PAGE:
If you're working on a codebase with more than one contributor you likely participate in code review. Also known as the act of signing off on someone else's code before it can be merged into the main branch.
The idea behind code review is incredibly sound. We all benefit from an extra pair of eyes. It helps team members gain context on other pieces of the code base. It ideally keeps the patterns and choices consistent, helping people onboard down the line.
Yet the words "code review" can often strike fear into the minds of those who hear it. Those who have endured bad code reviews often describe the experience as demoralizing or condescending. We don't want to make people feel that way, so let's talk about what it takes to be a good reviewer.
Let's start by explaining what code review is not.
Code review is not being a human linter
If a given piece of syntax should never show up in your codebase, add an automatic linter rule. It's a waste of time to make this a manual process and it doesn't provide a ton of value. If it's not worth it to add the rule then it's probably not worth it to point out in the code review either. If you do, you're being pedantic.
Code review is not about proving how smart you are
The goal of code review is entirely about the person who wrote the code growing their skills, and your codebase getting more robust. None of that is about your ego or showing off how much you know.
Now that we have that out of the way, we can talk about what you should do.
Yes, there are power dynamics at play in code review. The reviewer may have a more senior title or have more experience in the codebase at hand. The original author may take that into account when weighing the recommendations, but as a reviewer you need to recognize that what you say isn't gospel. You may be missing context, or misunderstand what the original author is trying to do.
Given that, it's better to ask questions when phrasing recommendations. Instead of "You should do it Y way", try "Can you talk about your reasons for choosing X? In most cases I'd use Y, is there a reason not to here?". Typically, this has the same outcome but it feels more collaborative and leaves open an opportunity for all participants to learn.
Code reviews are asynchronous, but they don't have to read that way. The goal is to provide feedback and not all feedback is negative. It's just as valid to say "Cool! I didn't know you could do that". And you should. It will balance out the overall tenor of the review and leave the author with a sense of where they can improve as well as where they should double down.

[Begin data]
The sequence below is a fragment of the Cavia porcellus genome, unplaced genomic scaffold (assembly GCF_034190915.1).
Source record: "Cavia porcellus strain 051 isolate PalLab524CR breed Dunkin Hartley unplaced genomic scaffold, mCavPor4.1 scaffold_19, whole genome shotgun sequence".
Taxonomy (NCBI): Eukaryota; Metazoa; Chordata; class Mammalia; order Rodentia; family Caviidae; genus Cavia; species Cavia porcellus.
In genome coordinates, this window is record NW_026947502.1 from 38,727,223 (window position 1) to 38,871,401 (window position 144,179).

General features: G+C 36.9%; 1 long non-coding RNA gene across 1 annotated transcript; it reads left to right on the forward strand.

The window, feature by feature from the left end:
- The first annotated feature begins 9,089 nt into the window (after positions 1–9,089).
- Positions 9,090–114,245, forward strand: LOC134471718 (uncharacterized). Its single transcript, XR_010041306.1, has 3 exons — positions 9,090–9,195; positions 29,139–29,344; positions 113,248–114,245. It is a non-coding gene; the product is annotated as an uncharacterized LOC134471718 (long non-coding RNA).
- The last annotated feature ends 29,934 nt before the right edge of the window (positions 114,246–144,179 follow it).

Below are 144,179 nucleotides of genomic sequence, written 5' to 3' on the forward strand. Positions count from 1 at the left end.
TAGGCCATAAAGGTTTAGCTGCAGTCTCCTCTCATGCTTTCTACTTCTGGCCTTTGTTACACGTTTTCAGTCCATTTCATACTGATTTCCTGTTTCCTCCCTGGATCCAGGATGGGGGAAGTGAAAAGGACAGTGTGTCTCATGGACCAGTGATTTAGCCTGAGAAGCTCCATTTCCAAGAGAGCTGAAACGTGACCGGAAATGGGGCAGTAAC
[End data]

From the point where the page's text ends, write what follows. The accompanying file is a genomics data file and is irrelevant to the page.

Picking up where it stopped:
This may seem contrary to my comment above about being a human linter. However, not all things can be linted. Naming is a great example of this. Sometimes, you may have a recommendation that should not prevent the code from moving forward, but you want to note anyway.
Marking these things as "NB" or non-blocking can be a great way to provide a quick note that an author can consider but doesn't have to listen to. This is especially helpful if you have an idea for an improvement but don't feel strongly about it. Or you have a question but don't want the back and forth to hold up getting the feature in.
Now that we've talked about how to give feedback, let's talk about what to give feedback on. If code review isn't for pointing out syntax improvements, what is it for?
Is there a spot that may cause friction with another system? Do you need to loop someone else into the review? Does there need to be a synchronous conversation? Point that out.
Is there an edge case that isn't considered or handled? Talk about it. Make sure to address it before the code gets merged.
Does the code propose including a new library or system of some kind? Does it need to? It's worth discussing.
Are you deviating from the way you've handled this type of functionality or data elsewhere in the codebase? Why? Let's talk about it.
Is the way the is code written going to cause problems down the road? Bring it up early even if you choose to go for the short term solution.
This is not an exhaustive list, but it should give you an idea of areas of concern that reviews can help aleviate.
The goal of a code review is to help level up the team and improve the long term health of the codebase. So focus on learning opportunities for your colleagues and yourself. And keep practicing--code review is a skill.